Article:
[6/2014 - Note: I've long preferred an earlier working title I had used for this article: Agriculture: The Beginning and End of Civilization]
My first full article in a year and a half, Agriculture: ending the world as we know it, is out today in the Canyon Country Zephyr. Published by Jim Stiles, The Zephyr, based in Southern Utah, has been taking independent, uncompromising stands on environmental matters for over twenty years. That makes it a good fit for this piece falling far outside the standard environmental thinking dominating the mainstream media.
The article looks at the unsustainability of agriculture and, therefore, civilization. It examines the human break from nature in the origin of agriculture ten thousand years ago and where we are headed as a result. We cannot avoid tough times ahead, though we do have options available for softening the landing. Ultimately, we need to acknowledge the obvious but fundamental point that hunting and gathering is the only human way of life we know to be sustainable.
One point I'd like to have covered more thoroughly in the article is the notion that a horticultural alternative such as large scale permaculture-based food growing could simply replace agriculture. The text of a footnote to a previous blog post (see below) adds a worthwhile clarification:
On a large enough scale, even a major improvement such as permaculture would seem to suffer from a similar problem of transforming the land excessively for human consumption. It is intended, however, to be practiced on a scale small enough -- and with ethical constraints against large populations -- that it might prove sustainable under conditions of a much smaller human population. This is not to suggest it as an "alternative" to agriculture, without which humans did quite well for most of our history. As an approach to small-scale gardening -- something practiced by many hunter-gatherers -- it makes great sense. Once we begin to depend, though, on growing food as our primary means of subsistence, upping the scale by altering large tracts of habitat, taking control of our food supply by creating and storing unnecessary surpluses, the problems start. (I am aware of nothing concrete, by the way, built into the practice of permaculture which would prevent population growth. I welcome information to the contrary.)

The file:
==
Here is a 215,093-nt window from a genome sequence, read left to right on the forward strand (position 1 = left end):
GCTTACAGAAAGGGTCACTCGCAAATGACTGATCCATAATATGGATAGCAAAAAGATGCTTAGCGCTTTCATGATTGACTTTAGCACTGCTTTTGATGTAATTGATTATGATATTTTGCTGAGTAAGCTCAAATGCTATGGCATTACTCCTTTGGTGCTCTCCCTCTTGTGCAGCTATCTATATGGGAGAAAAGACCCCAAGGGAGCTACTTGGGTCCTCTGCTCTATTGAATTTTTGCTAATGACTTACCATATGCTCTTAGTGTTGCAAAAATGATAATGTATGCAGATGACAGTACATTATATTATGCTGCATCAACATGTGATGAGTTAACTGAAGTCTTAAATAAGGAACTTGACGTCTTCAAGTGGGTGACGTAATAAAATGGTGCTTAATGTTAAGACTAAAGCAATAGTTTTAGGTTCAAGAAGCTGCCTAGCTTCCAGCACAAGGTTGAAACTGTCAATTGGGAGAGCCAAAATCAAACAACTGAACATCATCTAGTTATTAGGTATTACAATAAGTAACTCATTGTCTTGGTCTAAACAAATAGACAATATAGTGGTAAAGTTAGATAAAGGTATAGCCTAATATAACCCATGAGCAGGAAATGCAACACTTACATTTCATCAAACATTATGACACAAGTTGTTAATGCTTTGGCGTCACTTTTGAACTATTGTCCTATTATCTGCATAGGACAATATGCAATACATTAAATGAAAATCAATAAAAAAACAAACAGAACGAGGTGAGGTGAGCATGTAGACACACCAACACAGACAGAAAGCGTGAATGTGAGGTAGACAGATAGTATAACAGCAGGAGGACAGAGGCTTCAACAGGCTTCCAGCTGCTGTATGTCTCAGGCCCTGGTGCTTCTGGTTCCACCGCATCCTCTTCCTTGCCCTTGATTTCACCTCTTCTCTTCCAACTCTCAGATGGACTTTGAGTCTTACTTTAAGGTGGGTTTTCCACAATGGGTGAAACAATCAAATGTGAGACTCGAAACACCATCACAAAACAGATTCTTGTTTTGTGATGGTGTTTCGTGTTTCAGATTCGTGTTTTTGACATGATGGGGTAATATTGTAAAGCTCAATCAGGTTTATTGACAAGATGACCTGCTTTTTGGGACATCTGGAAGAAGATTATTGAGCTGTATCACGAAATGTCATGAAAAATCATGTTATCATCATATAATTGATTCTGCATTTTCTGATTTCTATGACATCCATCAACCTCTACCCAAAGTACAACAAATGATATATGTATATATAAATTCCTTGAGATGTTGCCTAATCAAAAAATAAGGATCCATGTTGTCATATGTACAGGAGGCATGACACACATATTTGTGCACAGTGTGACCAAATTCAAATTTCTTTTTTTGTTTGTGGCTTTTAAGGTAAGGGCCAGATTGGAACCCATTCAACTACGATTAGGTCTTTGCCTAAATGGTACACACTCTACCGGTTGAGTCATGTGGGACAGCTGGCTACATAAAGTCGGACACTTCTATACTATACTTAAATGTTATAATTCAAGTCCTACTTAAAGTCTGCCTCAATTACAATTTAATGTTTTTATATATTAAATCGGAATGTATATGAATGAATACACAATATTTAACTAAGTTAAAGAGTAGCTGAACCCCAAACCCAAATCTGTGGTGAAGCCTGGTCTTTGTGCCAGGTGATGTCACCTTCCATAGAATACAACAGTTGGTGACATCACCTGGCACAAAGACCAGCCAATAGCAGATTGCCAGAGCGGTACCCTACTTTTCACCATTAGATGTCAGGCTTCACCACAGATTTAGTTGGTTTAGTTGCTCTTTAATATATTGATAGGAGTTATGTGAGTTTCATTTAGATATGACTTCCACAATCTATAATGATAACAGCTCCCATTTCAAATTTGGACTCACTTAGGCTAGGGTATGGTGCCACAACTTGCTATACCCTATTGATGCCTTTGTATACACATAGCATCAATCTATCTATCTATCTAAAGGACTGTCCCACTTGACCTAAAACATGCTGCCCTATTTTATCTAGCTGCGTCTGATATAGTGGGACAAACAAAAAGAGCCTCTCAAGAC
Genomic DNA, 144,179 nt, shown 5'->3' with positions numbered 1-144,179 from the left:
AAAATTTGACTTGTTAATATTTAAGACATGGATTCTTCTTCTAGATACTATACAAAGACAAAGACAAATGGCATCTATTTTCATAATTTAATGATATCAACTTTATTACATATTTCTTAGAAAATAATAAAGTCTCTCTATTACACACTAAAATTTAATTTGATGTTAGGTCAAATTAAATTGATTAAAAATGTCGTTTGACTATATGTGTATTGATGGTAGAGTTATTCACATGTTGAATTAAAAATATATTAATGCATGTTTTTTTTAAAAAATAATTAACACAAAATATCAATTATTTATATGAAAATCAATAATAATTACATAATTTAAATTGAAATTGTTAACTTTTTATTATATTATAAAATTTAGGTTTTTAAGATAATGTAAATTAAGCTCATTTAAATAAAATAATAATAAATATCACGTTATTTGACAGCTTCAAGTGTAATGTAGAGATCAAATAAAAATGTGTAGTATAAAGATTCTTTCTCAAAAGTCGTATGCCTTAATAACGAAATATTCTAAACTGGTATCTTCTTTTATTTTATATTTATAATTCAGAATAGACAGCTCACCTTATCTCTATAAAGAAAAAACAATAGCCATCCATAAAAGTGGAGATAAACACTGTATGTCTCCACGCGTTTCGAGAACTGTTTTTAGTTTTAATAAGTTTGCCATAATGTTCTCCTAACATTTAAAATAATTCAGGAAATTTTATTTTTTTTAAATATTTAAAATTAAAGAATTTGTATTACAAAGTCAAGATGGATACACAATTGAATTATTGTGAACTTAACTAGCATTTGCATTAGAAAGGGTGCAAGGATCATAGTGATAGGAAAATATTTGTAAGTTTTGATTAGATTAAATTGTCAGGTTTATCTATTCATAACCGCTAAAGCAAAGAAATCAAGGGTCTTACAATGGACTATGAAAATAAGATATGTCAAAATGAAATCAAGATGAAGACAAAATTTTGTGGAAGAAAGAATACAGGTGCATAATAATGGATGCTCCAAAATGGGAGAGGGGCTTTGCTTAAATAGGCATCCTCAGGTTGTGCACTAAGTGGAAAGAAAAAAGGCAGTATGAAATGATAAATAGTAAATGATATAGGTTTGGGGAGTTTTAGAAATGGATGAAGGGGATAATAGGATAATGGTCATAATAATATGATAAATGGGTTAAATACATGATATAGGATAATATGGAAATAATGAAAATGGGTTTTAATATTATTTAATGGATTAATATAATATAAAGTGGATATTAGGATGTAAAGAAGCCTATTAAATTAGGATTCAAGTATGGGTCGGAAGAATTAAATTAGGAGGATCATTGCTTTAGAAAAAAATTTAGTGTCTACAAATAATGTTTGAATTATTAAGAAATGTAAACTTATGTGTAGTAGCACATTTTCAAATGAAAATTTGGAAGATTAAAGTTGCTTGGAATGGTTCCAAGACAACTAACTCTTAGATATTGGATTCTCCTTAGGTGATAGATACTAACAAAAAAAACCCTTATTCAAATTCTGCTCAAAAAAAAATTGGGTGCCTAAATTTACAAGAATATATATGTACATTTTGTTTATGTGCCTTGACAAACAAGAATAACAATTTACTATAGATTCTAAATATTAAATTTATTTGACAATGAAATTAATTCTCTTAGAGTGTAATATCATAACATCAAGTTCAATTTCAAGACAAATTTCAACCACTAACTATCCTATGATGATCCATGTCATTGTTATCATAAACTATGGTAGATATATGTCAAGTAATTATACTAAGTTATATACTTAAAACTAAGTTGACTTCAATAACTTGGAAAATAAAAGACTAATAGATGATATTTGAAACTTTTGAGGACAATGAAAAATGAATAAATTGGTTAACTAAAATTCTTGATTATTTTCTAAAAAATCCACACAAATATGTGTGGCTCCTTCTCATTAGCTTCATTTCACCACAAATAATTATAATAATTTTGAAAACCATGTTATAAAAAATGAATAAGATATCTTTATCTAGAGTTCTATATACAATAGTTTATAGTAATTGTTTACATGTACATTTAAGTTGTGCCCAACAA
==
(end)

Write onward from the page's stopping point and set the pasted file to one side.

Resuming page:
That said, there will surely be a transitional period, post-civilization, when permaculture and related approaches to food production will be essential to many of those shifting toward true sustainability, even prior to a full move into hunting and gathering.
Related to the note above, please also see the more recent notes following the previous post.